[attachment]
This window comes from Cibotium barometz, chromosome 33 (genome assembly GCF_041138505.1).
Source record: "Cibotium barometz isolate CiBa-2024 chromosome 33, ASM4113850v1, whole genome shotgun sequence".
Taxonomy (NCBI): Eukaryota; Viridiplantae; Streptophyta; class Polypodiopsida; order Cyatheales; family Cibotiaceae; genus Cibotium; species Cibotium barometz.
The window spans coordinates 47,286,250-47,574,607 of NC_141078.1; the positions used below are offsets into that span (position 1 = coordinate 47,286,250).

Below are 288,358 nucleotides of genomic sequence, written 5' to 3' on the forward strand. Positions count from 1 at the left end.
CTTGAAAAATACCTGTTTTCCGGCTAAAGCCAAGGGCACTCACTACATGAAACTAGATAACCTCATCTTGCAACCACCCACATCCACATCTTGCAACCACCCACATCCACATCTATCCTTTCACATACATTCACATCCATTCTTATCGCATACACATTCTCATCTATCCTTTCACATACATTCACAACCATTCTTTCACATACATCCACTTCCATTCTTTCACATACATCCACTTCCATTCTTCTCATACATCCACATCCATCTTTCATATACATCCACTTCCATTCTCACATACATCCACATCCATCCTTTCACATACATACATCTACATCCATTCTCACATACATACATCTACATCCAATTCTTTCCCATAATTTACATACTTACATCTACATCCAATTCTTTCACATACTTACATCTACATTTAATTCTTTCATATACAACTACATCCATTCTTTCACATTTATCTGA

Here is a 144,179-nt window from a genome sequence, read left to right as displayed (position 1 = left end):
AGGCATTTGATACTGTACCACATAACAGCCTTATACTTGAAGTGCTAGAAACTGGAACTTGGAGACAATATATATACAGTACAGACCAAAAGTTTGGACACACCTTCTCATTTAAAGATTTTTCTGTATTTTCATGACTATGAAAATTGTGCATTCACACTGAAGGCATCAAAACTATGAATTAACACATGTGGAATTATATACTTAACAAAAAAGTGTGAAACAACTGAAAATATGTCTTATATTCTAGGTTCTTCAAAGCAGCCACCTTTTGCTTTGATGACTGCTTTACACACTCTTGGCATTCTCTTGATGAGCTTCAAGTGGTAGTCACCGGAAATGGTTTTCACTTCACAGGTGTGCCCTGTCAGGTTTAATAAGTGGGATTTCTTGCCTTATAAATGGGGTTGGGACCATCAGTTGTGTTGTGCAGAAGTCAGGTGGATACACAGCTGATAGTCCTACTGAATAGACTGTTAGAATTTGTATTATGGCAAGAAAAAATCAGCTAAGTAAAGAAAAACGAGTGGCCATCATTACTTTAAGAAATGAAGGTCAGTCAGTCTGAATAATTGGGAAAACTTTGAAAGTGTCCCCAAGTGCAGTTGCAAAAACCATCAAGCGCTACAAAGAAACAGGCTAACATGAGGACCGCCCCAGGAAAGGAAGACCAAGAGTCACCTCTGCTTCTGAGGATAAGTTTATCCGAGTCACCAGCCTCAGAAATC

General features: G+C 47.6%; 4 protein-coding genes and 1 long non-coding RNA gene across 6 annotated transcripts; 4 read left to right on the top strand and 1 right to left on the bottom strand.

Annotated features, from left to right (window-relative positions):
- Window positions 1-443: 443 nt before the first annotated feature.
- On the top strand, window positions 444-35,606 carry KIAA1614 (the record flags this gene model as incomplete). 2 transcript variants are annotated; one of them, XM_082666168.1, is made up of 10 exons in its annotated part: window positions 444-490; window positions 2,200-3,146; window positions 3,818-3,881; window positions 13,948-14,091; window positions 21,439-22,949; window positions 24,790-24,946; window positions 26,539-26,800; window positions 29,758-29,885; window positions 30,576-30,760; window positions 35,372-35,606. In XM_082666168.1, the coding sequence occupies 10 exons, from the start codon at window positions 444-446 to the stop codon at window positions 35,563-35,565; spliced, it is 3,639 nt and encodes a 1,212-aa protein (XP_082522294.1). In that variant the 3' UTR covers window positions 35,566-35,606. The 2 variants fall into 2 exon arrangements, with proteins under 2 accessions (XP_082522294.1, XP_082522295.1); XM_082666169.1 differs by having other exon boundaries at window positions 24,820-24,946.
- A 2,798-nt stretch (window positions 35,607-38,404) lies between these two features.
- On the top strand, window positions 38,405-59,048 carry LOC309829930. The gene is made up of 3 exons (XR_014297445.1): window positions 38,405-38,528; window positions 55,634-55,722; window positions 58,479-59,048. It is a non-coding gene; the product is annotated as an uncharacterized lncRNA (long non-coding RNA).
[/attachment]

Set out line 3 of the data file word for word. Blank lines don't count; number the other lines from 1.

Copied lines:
Taxonomy (NCBI): Eukaryota; Viridiplantae; Streptophyta; class Polypodiopsida; order Cyatheales; family Cibotiaceae; genus Cibotium; species Cibotium barometz.